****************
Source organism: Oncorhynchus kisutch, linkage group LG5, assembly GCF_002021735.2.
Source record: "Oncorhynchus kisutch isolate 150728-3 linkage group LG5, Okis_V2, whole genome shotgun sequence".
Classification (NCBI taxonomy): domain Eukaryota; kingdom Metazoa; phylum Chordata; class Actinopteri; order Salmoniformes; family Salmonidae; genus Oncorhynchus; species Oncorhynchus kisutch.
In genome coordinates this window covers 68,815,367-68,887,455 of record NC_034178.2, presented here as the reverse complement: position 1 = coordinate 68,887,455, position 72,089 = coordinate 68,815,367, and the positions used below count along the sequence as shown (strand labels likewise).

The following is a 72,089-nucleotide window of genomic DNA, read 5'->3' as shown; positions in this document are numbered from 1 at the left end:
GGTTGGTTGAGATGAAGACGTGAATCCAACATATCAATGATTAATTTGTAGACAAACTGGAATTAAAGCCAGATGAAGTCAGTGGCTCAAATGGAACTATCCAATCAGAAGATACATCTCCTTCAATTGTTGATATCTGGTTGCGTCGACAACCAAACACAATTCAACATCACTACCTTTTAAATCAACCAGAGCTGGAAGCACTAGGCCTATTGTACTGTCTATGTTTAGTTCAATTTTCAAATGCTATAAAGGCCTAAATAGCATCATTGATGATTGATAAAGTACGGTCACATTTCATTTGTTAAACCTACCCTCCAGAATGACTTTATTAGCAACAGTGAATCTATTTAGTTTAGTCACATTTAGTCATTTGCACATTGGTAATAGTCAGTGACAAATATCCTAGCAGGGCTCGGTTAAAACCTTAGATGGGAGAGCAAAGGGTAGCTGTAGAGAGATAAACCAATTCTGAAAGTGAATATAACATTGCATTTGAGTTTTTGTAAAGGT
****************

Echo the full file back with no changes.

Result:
Source organism: Oncorhynchus kisutch, linkage group LG5, assembly GCF_002021735.2.
Source record: "Oncorhynchus kisutch isolate 150728-3 linkage group LG5, Okis_V2, whole genome shotgun sequence".
Classification (NCBI taxonomy): domain Eukaryota; kingdom Metazoa; phylum Chordata; class Actinopteri; order Salmoniformes; family Salmonidae; genus Oncorhynchus; species Oncorhynchus kisutch.
In genome coordinates this window covers 68,815,367-68,887,455 of record NC_034178.2, presented here as the reverse complement: position 1 = coordinate 68,887,455, position 72,089 = coordinate 68,815,367, and the positions used below count along the sequence as shown (strand labels likewise).

The following is a 72,089-nucleotide window of genomic DNA, read 5'->3' as shown; positions in this document are numbered from 1 at the left end:
GGTTGGTTGAGATGAAGACGTGAATCCAACATATCAATGATTAATTTGTAGACAAACTGGAATTAAAGCCAGATGAAGTCAGTGGCTCAAATGGAACTATCCAATCAGAAGATACATCTCCTTCAATTGTTGATATCTGGTTGCGTCGACAACCAAACACAATTCAACATCACTACCTTTTAAATCAACCAGAGCTGGAAGCACTAGGCCTATTGTACTGTCTATGTTTAGTTCAATTTTCAAATGCTATAAAGGCCTAAATAGCATCATTGATGATTGATAAAGTACGGTCACATTTCATTTGTTAAACCTACCCTCCAGAATGACTTTATTAGCAACAGTGAATCTATTTAGTTTAGTCACATTTAGTCATTTGCACATTGGTAATAGTCAGTGACAAATATCCTAGCAGGGCTCGGTTAAAACCTTAGATGGGAGAGCAAAGGGTAGCTGTAGAGAGATAAACCAATTCTGAAAGTGAATATAACATTGCATTTGAGTTTTTGTAAAGGT